The Quilter: Quilting with Malke

Posts Tagged ‘advice

Our challenge quilts are due soon and I am pretty excited about it because quite a lot of people bought the challenge fabric.  Remember: they are due the begining of March.

Thanks to all who brought in their UFOs for the contest. But…WE WANT MORE!
Why so shy? All you have to gain is finished projects and cleaner sewing room, and nothing to lose!
Thanks to Susan who sent in  lot of of UFOs:

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Good Luck to all quilters!

Join our new “Finish-a-Work-in-Progress” challenge.  It’s relatively easy:  register your UFOs (UnFinished Object) by emailing info@sewmaterialistic.com or in person, check in with us your progress every 6 weeks, and when each project is completed, show-and-tell to receive a gift of fat quarters.  The one who finishes the most UFOs by the end of the year 2011, receives a gift certificate.  Remember, there are consequences for those who don’t finish… Let the race begin!

Check out the store’s blog for the first UFOs to be submitted! www.sewmaterialistic.blogspot.com

Good luck! 🙂

I remember watching an old Johnny Carson show when he said, everyone loves talking about their illness as much as everyone  else hates to listen- so I am not going there.  Suffice it to say, for now, I am back and hope to be for a long time.  Health and happiness to everyone in this year of 2011 and 5771.

Our Monthly Raffle is finally back! The prize is a $5 gift card to my store, Sew Materialistic, or a $5 coupon off your next purchase online @ www.sewmaterialistic.com. In order to enter please post a comment, ”like” the page, and suggest our Facebook page to a friend. Thanks!

I used to hear my husband laughing hysterically everytime he went to bathroom. He was reading this book: Anthology of Jewish Humor… That’s why I made the quilt: to remember that going to the bathroom CAN be funny!

Here is the rest of the story:

I started creating this Mendel & Zelda quilt waaay back in 1992, though I didn’t finish it until 2002. The story is copied from Anthology of Jewish Humor and handwritten on the quilt. Pictures are from The Keeping Quilt by Patricia Polacco. Edges of the couples were finished with puff paint done by my son’s friend’s mother, a professional “yarmulka” artist (she decorated Jewish little boy’s skullcaps). I spent $10 for her steady hand, beautiful work and no headache for me!

And in case you were curious about my husband and my sense of humor, here is an exerpt from the book: 😉 enjoy!

What is a landlord? A bore! He asks you one question all the time-rent! What is rent? A fine you pay for being poor.  What is poverty? Dirt-on the surface. What is riches? More dirt-under the surface. Everybody wants money. Money! What is money? A disease we like to catch but not spread.

“Did you marry me or hire me?” asked Zelde.
“I stole you, now I have to pay the penalty.”
What is love? A conquest. What is marriage? An inquest. Don’t worry, your father was no fool. He made believe he didn’t see us run away. We felt romantic and he got off cheap.

What is romance? Soap bubbles. They look nice, but taste rotten. What’s a woman’s tongue? A little dog’s tail.  It wags too much! What is a dowry? Every man’s price.

Thank G-d I got a clean bill of health for my cancer, but not a week later I am laid up in the hospital with an IV drip 😦  I got an infection in my arm and cellulitis to boot…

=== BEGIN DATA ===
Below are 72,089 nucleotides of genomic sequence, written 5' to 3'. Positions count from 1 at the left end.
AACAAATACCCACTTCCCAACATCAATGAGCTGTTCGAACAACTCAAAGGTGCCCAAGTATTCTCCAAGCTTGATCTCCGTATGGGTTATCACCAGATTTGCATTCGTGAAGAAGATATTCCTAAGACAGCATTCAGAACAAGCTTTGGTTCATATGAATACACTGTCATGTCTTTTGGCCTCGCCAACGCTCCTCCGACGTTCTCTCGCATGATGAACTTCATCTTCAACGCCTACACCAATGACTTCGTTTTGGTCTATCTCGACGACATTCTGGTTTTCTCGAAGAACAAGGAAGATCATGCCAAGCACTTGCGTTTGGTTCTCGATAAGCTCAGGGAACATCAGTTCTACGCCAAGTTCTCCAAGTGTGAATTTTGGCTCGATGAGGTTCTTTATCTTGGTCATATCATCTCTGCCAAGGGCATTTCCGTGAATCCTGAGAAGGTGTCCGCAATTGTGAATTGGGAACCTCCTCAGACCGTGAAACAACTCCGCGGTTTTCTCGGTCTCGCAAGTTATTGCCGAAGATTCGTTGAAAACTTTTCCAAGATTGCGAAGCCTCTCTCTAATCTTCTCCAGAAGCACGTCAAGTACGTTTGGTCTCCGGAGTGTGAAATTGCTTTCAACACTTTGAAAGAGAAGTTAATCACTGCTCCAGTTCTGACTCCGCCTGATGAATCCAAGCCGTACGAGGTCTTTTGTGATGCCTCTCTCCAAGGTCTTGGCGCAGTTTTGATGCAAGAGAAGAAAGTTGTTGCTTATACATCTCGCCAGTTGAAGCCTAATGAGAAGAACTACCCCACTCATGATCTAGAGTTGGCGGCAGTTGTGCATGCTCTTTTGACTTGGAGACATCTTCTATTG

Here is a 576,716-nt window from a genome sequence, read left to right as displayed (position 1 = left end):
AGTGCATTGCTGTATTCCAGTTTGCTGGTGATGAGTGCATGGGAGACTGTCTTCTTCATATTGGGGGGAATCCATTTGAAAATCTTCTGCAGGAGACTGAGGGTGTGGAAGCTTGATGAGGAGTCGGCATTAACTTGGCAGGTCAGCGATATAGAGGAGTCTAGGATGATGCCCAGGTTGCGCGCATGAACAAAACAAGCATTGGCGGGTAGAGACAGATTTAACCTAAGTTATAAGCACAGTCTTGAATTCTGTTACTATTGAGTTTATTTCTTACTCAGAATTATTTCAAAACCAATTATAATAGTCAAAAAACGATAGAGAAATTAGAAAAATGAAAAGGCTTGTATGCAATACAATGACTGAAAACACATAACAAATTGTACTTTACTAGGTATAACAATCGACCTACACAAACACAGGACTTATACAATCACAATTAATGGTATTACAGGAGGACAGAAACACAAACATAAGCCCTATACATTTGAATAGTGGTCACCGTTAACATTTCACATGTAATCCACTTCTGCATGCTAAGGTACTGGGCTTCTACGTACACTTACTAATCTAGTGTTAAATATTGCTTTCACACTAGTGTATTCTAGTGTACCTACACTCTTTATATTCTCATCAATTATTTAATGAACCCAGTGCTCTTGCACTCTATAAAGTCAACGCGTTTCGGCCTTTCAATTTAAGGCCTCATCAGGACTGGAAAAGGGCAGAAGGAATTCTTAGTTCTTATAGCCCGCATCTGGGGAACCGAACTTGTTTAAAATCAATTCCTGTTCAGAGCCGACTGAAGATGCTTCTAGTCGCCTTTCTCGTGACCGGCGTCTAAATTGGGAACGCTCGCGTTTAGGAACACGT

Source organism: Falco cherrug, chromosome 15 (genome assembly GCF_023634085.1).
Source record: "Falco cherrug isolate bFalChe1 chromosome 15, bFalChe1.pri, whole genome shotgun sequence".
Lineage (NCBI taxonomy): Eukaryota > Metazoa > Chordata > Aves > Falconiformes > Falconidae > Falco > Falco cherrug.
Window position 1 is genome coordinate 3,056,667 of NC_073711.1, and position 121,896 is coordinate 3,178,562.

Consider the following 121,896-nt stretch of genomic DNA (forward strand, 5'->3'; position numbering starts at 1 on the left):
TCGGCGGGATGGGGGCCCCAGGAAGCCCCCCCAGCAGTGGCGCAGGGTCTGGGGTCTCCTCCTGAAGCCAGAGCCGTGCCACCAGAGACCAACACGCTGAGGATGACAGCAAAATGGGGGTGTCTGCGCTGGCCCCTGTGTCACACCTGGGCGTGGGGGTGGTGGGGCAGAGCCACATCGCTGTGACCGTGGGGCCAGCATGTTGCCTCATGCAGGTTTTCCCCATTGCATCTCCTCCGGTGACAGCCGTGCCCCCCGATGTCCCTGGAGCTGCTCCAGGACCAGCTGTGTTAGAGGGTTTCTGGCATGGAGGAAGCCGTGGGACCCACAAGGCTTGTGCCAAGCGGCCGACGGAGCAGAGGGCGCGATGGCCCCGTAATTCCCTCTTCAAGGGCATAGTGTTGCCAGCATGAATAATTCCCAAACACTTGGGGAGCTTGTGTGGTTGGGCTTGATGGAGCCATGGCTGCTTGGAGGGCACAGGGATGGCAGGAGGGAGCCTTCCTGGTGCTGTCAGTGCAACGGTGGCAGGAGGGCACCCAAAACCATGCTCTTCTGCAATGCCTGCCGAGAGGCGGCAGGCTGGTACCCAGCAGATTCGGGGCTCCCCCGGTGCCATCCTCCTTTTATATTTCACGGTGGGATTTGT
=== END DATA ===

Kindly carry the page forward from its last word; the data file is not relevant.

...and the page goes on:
Hope to be home in a couple of days, though, and I’ll try to post more then.

I’m having <CENSORED> [complaining] burn-out.  It’s again the time of year for me to start thinking about another newsletter.  I came up with the great idea of not sending out a whole newsletter but instead only a postcard with a burning match on it.  The idea was nixed by one and all, too bad.

I love my quilting store and I love most of my customers, (I’m sure you are one of them), and thank G-d we are doing pretty good in this economy but I still feel burned-out.  In particular, registration for sewing and quilting classes was way down this quarter.  Now I’m cheap and don’t go in for spending my hard earned dollars on anything but quilting fabrics for my stash but I’m always curious about new techniques and patterns and therefore try to take classes that interest me and allow me to grow as a quilter.

There are a few diehards that do take all the classes that we offer and it gives me great pleasure to see them growing and enjoying the sheer joy in learning something new.  Are we not offering enough new and innovative classes?  Should we be offering more detailed work?  More fast and easy?  I dont know where to go so I dont feel like going anywhere.   So there, I’ve said my piece and I feel better [now i have to see if this goes thru my censors](One Word Censored).

I’ve been very busy since I came home from Cleveland; cleaning my sewing room.  I had emptied the whole room out, because I got new shelving, and now I have to put everything back together again.  I’m not having much fun because I would rather be quilting but I like revisiting old friends.

How do you organize your room?

How small a piece of fabric do you keep?

I’m afraid to throw anything out; maybe it will be the one I’ll need for some project.  My not finished pile is huge.  When the room was a mess I didn’t see how many I had,  now I’m amazed.

My daughter, Blima, visited her sister in Argentina and took some pictures of the quilts I made for them.  I will post them this week.

Somebody, who will remain anonymous, sent me this wonderful letter.

“This may not quite qualify as ‘quiltresting’ or as material you would want to share with your readership, but I MUST share it with you!